Users experience an outage of network monitoring functionality for about three to five minutes while the network monitoring service is being initialized on the standby node.

eth0 on the Standby VIP Node Goes Down

Detection

The JBoss clustering mechanism enables JBoss servers on the other nodes to detect that the JBoss server on the failed node is unresponsive in about 52 seconds.

Recovery

Device connections served by the failed node are migrated to the remaining nodes in the cluster. This process starts in about one minute after the JBoss cluster members detect that the JBoss server on the failed node is down. The process completion time depends on the number of device connections to be migrated, the load on the remaining nodes, and so on. Typically, this process is completed within a few minutes.

Impact

Device connectivity is down for a few minutes for the devices whose connections were being served by the JBoss server on the failed node.

Any jobs that were in progress on the failed node are marked as failed and the reason is indicated.

A Non-VIP Node Crashes

Detection

The JBoss clustering mechanism enables JBoss servers on the other nodes to detect that the JBoss server on the failed node is unresponsive in about 52 seconds.

Recovery

Device connections served by the failed node are migrated to the remaining nodes in the cluster. This process starts in about one minute after the JBoss cluster members detect that the JBoss server on the failed node is down. The time it takes for the process to complete depends on the number of device connections to be migrated, the load on the remaining nodes, and so on. Typically, this process is completed in a few minutes.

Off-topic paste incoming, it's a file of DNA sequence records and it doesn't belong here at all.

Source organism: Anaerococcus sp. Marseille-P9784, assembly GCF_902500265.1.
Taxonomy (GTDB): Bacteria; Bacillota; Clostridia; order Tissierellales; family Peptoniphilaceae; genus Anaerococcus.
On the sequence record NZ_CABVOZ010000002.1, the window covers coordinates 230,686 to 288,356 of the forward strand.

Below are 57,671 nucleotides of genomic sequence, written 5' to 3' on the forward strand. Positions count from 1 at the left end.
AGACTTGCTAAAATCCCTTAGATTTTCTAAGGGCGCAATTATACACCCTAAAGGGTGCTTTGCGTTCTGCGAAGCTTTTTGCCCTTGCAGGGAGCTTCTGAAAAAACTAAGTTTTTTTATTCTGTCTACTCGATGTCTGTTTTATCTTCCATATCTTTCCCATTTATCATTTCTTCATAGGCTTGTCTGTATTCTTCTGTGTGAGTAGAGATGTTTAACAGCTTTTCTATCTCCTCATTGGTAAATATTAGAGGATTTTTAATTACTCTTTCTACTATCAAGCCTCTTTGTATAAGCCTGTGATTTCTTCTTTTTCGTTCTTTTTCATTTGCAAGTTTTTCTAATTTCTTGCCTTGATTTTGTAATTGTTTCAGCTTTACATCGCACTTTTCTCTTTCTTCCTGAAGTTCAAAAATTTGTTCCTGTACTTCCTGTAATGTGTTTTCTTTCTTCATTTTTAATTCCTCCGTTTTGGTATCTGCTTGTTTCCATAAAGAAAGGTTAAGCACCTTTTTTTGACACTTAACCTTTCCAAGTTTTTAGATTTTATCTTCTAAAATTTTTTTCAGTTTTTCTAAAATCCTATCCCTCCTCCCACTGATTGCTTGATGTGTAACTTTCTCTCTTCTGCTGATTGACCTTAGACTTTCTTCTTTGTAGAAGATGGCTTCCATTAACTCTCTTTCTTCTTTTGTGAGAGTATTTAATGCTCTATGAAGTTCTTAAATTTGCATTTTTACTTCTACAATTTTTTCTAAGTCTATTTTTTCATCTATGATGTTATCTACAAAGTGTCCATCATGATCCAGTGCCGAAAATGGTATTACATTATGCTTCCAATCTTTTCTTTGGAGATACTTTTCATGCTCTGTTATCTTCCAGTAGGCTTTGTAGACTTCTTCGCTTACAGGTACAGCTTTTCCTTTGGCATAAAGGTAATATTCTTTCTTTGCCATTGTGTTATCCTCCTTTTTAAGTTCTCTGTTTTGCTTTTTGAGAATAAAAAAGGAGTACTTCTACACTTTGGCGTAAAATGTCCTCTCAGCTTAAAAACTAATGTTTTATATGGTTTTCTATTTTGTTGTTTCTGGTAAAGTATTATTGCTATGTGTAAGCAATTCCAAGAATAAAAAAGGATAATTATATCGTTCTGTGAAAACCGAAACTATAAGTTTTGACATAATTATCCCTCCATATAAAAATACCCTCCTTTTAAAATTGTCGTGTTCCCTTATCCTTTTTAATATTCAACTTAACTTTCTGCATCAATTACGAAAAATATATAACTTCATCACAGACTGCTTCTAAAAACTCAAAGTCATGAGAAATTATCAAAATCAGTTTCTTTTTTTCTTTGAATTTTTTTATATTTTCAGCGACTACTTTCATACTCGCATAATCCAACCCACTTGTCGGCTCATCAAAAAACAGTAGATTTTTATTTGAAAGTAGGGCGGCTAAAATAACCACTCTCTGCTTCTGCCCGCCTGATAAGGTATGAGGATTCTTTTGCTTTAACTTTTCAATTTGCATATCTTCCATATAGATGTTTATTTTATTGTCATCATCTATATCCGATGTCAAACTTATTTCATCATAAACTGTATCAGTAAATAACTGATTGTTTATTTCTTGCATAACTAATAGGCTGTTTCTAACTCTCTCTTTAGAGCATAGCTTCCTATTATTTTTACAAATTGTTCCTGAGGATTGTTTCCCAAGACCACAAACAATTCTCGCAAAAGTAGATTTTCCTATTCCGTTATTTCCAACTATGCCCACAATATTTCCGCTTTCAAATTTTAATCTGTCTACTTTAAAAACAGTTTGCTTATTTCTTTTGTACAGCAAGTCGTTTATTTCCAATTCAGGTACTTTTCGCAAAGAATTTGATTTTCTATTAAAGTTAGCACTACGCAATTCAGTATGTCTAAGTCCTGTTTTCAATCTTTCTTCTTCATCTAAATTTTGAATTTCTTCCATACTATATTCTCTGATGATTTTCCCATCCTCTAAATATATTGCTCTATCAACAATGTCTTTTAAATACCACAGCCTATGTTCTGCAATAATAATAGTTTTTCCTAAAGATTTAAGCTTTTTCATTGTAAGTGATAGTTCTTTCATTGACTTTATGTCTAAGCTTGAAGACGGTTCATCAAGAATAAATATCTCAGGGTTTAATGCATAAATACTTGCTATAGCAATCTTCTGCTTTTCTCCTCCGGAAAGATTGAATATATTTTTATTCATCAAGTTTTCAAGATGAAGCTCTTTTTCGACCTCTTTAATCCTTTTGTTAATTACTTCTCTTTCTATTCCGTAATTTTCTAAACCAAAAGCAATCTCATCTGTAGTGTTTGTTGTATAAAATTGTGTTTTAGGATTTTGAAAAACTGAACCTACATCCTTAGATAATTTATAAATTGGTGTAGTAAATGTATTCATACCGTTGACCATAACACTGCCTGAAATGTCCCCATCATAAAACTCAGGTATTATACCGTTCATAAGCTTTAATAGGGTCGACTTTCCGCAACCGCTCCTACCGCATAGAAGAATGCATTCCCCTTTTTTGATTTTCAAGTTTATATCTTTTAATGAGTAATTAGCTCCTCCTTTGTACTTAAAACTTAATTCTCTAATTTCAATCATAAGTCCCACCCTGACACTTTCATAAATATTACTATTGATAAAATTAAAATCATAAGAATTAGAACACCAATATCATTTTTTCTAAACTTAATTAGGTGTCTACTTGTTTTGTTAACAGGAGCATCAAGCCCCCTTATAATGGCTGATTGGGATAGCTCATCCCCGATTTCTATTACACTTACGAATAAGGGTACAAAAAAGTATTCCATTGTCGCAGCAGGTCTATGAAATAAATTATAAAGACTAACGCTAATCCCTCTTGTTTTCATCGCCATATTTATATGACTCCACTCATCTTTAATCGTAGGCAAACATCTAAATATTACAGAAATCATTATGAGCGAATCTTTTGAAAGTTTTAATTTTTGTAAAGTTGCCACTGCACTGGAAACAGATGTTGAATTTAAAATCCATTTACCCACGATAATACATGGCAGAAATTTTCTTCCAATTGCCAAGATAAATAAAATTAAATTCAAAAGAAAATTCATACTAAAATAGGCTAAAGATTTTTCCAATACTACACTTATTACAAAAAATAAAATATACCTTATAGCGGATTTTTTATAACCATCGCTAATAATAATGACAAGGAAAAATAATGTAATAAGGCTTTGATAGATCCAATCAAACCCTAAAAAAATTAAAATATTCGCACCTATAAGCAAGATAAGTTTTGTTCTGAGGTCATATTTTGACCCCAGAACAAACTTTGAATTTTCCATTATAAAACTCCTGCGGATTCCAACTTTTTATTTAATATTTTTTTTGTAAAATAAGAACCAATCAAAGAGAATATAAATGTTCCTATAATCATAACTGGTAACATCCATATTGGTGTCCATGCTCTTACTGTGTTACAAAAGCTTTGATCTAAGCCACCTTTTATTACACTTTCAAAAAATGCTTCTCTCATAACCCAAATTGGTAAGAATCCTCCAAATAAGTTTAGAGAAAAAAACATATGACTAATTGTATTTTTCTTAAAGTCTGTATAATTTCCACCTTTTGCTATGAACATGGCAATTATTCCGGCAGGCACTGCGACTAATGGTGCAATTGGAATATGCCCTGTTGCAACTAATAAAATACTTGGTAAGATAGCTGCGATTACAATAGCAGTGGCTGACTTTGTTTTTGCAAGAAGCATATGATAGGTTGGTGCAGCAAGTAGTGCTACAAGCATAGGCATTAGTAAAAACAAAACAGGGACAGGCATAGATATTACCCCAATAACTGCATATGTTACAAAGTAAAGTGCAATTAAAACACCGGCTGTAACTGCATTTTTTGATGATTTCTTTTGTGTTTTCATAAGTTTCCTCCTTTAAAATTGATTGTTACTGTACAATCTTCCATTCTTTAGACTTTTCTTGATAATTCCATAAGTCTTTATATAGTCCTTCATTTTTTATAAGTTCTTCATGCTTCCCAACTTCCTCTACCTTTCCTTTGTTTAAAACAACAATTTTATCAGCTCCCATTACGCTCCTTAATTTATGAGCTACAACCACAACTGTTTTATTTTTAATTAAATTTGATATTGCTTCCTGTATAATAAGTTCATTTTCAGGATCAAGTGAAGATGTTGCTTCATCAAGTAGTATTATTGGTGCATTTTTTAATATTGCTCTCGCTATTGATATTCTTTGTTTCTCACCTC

Impact

Device connectivity is down for a few minutes for devices whose connections were served by the JBoss server on the failed node. Any jobs that were in progress on the failed node are marked as failed and the reason is indicated.

eth0 on a Non-VIP Node Goes Down

Detection

The JBoss clustering mechanism enables JBoss servers on the other nodes to detect that the JBoss server on the failed node is unresponsive in about 52 seconds.

Recovery

Device connections served by the failed node are migrated to the remaining nodes in the cluster. This process starts in about 1one minute after the JBoss cluster members detect that the JBoss server on the failed node is down. The process completion time depends on the number of device connections to be migrated, the load on the remaining nodes, and so on. Typically, this process is completed in, a few minutes.